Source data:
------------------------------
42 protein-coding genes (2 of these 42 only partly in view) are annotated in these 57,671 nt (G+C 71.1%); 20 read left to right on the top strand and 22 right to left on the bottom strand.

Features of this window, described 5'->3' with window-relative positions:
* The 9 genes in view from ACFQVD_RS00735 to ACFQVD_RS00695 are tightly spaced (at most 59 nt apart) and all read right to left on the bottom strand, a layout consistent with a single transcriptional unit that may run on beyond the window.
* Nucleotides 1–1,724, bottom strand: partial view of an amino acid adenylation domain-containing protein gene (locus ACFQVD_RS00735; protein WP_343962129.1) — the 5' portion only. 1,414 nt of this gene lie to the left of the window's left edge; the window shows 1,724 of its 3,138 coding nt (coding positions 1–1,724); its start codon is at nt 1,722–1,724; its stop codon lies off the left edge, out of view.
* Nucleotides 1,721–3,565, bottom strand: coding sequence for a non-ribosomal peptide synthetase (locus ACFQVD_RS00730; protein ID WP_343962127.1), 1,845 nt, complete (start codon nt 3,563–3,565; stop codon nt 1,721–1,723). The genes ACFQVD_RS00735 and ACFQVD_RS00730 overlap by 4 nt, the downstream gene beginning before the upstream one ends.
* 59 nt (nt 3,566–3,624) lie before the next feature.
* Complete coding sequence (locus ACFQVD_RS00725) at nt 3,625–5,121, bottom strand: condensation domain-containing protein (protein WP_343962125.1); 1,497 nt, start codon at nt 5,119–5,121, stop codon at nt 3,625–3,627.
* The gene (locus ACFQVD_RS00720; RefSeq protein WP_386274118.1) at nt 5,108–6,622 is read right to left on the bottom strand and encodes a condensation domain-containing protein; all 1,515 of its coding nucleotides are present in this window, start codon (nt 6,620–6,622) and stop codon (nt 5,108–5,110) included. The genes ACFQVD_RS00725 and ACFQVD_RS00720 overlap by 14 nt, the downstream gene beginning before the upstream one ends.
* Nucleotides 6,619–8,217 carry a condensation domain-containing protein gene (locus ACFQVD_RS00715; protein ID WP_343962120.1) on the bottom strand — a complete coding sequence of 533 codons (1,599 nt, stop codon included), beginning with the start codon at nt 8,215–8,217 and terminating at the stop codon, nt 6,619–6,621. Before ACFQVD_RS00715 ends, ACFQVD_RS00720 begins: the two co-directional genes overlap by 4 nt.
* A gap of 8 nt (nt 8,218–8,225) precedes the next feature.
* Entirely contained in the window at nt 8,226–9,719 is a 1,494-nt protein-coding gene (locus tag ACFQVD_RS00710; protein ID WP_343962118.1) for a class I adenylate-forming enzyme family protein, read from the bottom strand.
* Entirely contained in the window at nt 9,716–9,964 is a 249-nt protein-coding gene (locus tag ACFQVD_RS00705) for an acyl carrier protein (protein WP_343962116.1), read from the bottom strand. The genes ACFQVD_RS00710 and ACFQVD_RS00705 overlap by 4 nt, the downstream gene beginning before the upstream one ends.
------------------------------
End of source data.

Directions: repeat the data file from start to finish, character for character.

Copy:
42 protein-coding genes (2 of these 42 only partly in view) are annotated in these 57,671 nt (G+C 71.1%); 20 read left to right on the top strand and 22 right to left on the bottom strand.

Features of this window, described 5'->3' with window-relative positions:
* The 9 genes in view from ACFQVD_RS00735 to ACFQVD_RS00695 are tightly spaced (at most 59 nt apart) and all read right to left on the bottom strand, a layout consistent with a single transcriptional unit that may run on beyond the window.
* Nucleotides 1–1,724, bottom strand: partial view of an amino acid adenylation domain-containing protein gene (locus ACFQVD_RS00735; protein WP_343962129.1) — the 5' portion only. 1,414 nt of this gene lie to the left of the window's left edge; the window shows 1,724 of its 3,138 coding nt (coding positions 1–1,724); its start codon is at nt 1,722–1,724; its stop codon lies off the left edge, out of view.
* Nucleotides 1,721–3,565, bottom strand: coding sequence for a non-ribosomal peptide synthetase (locus ACFQVD_RS00730; protein ID WP_343962127.1), 1,845 nt, complete (start codon nt 3,563–3,565; stop codon nt 1,721–1,723). The genes ACFQVD_RS00735 and ACFQVD_RS00730 overlap by 4 nt, the downstream gene beginning before the upstream one ends.
* 59 nt (nt 3,566–3,624) lie before the next feature.
* Complete coding sequence (locus ACFQVD_RS00725) at nt 3,625–5,121, bottom strand: condensation domain-containing protein (protein WP_343962125.1); 1,497 nt, start codon at nt 5,119–5,121, stop codon at nt 3,625–3,627.
* The gene (locus ACFQVD_RS00720; RefSeq protein WP_386274118.1) at nt 5,108–6,622 is read right to left on the bottom strand and encodes a condensation domain-containing protein; all 1,515 of its coding nucleotides are present in this window, start codon (nt 6,620–6,622) and stop codon (nt 5,108–5,110) included. The genes ACFQVD_RS00725 and ACFQVD_RS00720 overlap by 14 nt, the downstream gene beginning before the upstream one ends.
* Nucleotides 6,619–8,217 carry a condensation domain-containing protein gene (locus ACFQVD_RS00715; protein ID WP_343962120.1) on the bottom strand — a complete coding sequence of 533 codons (1,599 nt, stop codon included), beginning with the start codon at nt 8,215–8,217 and terminating at the stop codon, nt 6,619–6,621. Before ACFQVD_RS00715 ends, ACFQVD_RS00720 begins: the two co-directional genes overlap by 4 nt.
* A gap of 8 nt (nt 8,218–8,225) precedes the next feature.
* Entirely contained in the window at nt 8,226–9,719 is a 1,494-nt protein-coding gene (locus tag ACFQVD_RS00710; protein ID WP_343962118.1) for a class I adenylate-forming enzyme family protein, read from the bottom strand.
* Entirely contained in the window at nt 9,716–9,964 is a 249-nt protein-coding gene (locus tag ACFQVD_RS00705) for an acyl carrier protein (protein WP_343962116.1), read from the bottom strand. The genes ACFQVD_RS00710 and ACFQVD_RS00705 overlap by 4 nt, the downstream gene beginning before the upstream one ends.